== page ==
Once you have recognized the warning signs, reflected on what you have seen or heard, and identified there is a reason for concern, the next step is to respond.

Timing and the environment are factors that need to be considered when approaching a student, in order to ensure they feel safe and comfortable. You need to choose a time and place where you can speak to the student in private. When expressing concern for the student, it is important to be explicit and to identify specific behaviours you have observed or heard that are causing you to be worried.

Starting the conversation:

  • “I’ve noticed you have been missing class lately and I am concerned about you.”

Next, you need to be prepared to listen without judgement, show concern, and ask clarifying questions. This requires patience, your undivided attention, and the use of open-ended questions. Be sure to provide students with adequate time to respond as it may take them some time to open up. While listening to the student’s experience, it is important to provide validation, information, and encouragement. Continue to listen to the student without approving or disapproving their concern. Communicate acceptance of the student’s experience by using validation and normalization, which lets them know you are understanding, that they are not alone and that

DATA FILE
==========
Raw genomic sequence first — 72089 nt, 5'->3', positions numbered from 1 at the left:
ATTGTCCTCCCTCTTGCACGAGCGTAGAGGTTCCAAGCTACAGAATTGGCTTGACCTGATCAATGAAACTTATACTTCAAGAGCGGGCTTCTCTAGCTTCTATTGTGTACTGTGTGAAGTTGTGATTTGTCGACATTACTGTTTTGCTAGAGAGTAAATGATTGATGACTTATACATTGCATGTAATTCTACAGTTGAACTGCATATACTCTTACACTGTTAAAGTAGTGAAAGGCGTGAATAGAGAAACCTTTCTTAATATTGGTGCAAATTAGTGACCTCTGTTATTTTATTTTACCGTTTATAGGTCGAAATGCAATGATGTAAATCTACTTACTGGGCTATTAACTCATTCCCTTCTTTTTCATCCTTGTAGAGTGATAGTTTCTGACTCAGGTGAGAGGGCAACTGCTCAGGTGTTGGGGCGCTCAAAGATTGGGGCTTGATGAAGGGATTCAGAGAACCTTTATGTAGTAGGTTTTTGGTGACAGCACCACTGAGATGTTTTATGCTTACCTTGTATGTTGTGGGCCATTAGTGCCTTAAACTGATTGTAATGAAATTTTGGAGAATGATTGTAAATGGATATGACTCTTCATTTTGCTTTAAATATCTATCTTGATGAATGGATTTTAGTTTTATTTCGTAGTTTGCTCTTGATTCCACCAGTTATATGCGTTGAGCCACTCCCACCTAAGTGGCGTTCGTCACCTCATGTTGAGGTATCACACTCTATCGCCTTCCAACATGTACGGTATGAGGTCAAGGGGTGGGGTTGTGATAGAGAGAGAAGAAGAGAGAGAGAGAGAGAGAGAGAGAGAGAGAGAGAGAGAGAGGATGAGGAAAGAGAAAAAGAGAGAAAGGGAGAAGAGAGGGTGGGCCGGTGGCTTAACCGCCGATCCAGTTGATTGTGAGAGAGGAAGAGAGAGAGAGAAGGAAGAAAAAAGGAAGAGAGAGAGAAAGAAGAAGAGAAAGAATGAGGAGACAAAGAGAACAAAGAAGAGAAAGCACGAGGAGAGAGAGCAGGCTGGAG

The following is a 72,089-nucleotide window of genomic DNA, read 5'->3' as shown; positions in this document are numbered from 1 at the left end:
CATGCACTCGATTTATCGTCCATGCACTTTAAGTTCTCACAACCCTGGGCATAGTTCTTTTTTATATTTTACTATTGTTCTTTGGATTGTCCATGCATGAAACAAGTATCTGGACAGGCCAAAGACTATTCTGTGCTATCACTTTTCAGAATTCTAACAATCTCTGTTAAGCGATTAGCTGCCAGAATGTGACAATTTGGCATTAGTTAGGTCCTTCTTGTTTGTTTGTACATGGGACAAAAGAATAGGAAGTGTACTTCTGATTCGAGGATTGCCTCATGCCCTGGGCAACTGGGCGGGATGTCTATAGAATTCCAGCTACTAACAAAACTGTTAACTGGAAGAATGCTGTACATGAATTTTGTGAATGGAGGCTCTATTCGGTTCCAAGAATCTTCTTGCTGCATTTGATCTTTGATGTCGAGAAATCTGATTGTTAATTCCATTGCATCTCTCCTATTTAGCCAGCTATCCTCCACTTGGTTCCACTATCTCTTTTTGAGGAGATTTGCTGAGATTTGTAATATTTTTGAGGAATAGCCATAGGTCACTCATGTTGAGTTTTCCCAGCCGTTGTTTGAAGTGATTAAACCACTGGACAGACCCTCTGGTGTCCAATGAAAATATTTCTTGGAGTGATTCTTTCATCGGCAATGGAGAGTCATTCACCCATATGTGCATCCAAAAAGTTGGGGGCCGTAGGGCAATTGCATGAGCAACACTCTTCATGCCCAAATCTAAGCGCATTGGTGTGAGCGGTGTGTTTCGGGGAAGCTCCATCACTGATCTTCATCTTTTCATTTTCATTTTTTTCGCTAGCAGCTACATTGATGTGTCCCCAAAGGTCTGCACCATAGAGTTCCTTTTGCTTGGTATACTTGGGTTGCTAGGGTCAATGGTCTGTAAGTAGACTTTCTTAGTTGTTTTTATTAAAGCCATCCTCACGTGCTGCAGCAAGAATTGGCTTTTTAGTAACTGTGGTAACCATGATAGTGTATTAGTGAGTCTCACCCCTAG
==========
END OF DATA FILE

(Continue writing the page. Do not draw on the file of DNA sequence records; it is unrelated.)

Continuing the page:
there is support available.

Examples of open-ended questions:

  • “How are you doing?”
  • “How can I best support you?”
  • “Tell me more about that.”

Examples of validating statements:

  • “It sounds like you’re going through a lot right now.”
  • “I’m sorry you are going through this.”
  • “You aren’t alone in your experience. May I share some resources to support you?”


Guide: PDF Version